Dr. Michaels spoke at the September 3, 2014 Whistleblower Protection Advisory Committee meeting. In his introduction, he noted that from 2009 through June 30, 2014, OSHA has issued 3,726 merit determinations, “recovering over $119,000,000 in damages for whistleblower complainants, and reinstated 389 whistleblowers to their positions.” In fact, “in the first three quarters of this year, we’ve already issued 602 merit determinations and awarded approximately $21.5 million in damages to whistleblower complainants.” Dr. Michaels asserted that from 2009 through June 30, 2014, OSHA more than doubled the number of complaints OSHA found to have merit (from 450 in FY2009 to 934 in FY2013). A real question, of course, is whether this extraordinary increase in merit findings by OSHA was actually warranted by the facts of those cases.

Apparently, though, there were not enough complaints that were found to have merit by OSHA’s investigators, as the Administrator believes that the burden of proof in whistleblower investigations was just too high. “We are working on a new policy memo clarifying the Agency’s position regarding burden of proof in whistleblower investigations. The memo will change the burden of proof to be based on a ‘reasonable cause’ that a violation occurred, which is a lesser burden to prove than a ‘preponderance of the evidence.’ OSHA and the office of the Solicitor of Labor are working on this policy memo and it should be completed shortly.”

While the burden of proof in whistleblower cases is a legal standard prescribed in the 21 statutory provisions for whistleblower protections that OSHA administers, including OSHA 11(c), STAA, AIR21, and SOX, Dr. Michaels believes that OSHA should lower the burden needed before OSHA can find a case has merit. The natural consequence of such policy change will be even more cases being found to have merit by OSHA.

Of course, what Dr. Michaels and OSHA cannot change is the actual burden of proof that the courts are required to apply under each statute. If OSHA is constantly using a lower burden of proof to screen and evaluate cases, regardless of the statute, it seems they may be headed for trouble if and when they get to court.

Brent Clark and Ada Dolph are Partners, and Craig Simonsen is a Senior Litigation Paralegal, in Seyfarth Shaw LLP’s Chicago office.  If you would like further information, please contact a member of the Workplace Whistleblower Team, your Seyfarth attorney, Brent Clark at blcark@seyfarth.com, Ada Dolph at adolph@seyfarth.com, or Craig Simonsen at csimonsen@seyfarth.com.

Title VII Religion Plaintiffs Must Prove That Employers Know About Religious Beliefs

Posted in Workplace Policies and Processes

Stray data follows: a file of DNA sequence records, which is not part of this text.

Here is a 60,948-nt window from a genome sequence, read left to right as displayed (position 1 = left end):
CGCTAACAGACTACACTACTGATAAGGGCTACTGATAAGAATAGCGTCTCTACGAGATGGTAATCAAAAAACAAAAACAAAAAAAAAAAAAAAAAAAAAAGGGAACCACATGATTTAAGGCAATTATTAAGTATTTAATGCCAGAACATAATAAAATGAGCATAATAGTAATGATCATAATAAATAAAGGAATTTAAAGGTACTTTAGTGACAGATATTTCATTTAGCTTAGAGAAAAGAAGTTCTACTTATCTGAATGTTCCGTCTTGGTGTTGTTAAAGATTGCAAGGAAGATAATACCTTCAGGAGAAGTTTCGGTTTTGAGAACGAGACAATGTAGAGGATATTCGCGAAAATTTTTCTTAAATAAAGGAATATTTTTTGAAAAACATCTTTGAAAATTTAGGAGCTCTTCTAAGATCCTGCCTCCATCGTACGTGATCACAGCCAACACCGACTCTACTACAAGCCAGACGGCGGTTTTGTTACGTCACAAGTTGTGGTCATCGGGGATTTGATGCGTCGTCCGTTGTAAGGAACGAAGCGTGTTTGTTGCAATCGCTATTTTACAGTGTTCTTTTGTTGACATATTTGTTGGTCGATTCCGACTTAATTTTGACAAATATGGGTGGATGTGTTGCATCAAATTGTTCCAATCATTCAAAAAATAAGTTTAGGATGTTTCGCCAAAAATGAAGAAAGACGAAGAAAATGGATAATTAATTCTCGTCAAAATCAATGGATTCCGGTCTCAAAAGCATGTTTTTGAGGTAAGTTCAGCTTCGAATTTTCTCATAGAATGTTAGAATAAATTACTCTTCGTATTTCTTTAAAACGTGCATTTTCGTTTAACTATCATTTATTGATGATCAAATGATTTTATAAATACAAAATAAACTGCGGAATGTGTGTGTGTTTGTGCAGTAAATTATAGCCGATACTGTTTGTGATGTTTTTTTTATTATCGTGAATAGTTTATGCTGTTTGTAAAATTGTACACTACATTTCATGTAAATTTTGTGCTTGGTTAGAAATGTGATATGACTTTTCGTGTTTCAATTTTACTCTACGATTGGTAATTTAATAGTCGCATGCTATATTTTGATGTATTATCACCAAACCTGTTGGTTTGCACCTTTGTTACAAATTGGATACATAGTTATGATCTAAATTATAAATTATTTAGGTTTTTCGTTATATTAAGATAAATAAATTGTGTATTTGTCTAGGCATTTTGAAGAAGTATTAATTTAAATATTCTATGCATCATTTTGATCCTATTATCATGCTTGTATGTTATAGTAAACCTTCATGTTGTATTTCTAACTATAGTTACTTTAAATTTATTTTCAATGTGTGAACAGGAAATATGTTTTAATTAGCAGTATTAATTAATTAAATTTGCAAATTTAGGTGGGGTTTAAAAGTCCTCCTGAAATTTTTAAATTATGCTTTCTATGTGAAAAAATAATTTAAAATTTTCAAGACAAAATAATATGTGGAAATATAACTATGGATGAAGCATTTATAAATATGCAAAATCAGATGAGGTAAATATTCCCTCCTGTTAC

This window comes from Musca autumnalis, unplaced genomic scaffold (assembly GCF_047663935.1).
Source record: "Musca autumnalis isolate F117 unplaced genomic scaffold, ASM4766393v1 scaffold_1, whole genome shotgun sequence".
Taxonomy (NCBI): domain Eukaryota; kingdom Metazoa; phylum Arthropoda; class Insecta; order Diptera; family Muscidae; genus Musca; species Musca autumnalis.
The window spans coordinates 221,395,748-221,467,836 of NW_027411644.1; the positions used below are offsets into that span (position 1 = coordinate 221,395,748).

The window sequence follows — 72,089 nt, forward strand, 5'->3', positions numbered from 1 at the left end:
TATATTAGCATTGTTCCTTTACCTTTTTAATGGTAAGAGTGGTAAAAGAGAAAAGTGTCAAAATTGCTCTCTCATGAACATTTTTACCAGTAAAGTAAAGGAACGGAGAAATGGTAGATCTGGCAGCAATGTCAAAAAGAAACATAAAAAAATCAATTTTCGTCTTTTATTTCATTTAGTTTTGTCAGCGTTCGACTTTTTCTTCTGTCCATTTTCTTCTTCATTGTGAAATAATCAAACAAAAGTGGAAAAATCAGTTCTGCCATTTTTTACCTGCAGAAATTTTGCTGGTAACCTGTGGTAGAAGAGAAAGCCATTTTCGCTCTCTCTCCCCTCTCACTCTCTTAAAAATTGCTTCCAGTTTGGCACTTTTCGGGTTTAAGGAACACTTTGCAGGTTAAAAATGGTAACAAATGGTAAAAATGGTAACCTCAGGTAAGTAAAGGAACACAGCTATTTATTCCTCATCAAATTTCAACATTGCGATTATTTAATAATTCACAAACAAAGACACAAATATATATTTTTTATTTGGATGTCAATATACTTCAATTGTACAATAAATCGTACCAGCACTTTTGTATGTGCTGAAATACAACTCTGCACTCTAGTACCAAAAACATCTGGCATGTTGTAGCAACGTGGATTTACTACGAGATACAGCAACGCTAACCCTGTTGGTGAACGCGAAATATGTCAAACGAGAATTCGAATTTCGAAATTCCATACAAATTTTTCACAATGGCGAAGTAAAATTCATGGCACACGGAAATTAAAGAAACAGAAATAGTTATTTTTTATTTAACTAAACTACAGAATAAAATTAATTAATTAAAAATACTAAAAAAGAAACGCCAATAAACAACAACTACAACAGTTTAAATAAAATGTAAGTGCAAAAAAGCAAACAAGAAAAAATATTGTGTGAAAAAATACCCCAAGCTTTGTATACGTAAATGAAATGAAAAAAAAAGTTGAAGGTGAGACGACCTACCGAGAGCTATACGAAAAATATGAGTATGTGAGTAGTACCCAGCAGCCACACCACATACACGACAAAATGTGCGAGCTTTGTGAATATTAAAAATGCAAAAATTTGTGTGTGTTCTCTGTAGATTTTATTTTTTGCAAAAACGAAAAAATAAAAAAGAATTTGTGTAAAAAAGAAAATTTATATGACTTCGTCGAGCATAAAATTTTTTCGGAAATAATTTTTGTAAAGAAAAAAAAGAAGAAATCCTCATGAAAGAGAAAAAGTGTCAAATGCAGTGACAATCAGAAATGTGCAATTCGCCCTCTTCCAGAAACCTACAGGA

By: Clark Smith

We all know that Title VII prohibits religiously based discrimination.  So at first glance it seems an odd result to hear that the Fifth Circuit recently ruled that a nursing home did not violate Title VII when it terminated an aide for refusing to help an elderly resident pray the Rosary, a Catholic prayer practice.  But when we dig a little deeper, the case highlights an element of a Title VII claim that is unique among religion claims—namely, a plaintiff must prove that the decision maker knew about a specific religious objection before termination.

The employee in this case (we’ll call her Kelsey) worked as an aide at a Nursing facility in southern Mississippi.  She helped the residents with their daily tasks, such as moving them around the facilities.  She was also a former Jehovah’s Witness.  And although no longer a practicing member, she still held many of the faith’s tenets.  A nursing assistant—not Kelsey’s supervisor—instructed her to help a resident who requested that a Rosary be read to her.  Kelsey refused, and stated that she could not participate in a Rosary because it was against her religion.  She did not explain to the nursing assistant what her religion was, nor how the Rosary conflicted with it.

The resident complained to management that nobody had read her the Rosary.  After a brief investigation, management fired Kelsey (and there may have been some evidence that this was not Kelsey’s first rules violation).  Kelsey’s head supervisor called Kelsey into her office and told her that she was fired for insubordination for refusing to read the Rosary to the resident.  Kelsey said that the Rosary violated her religious beliefs, but the supervisor terminated her anyway.  It was undisputed that the supervisor did not know that the Rosary violated Kelsey’s religious beliefs until after she fired her.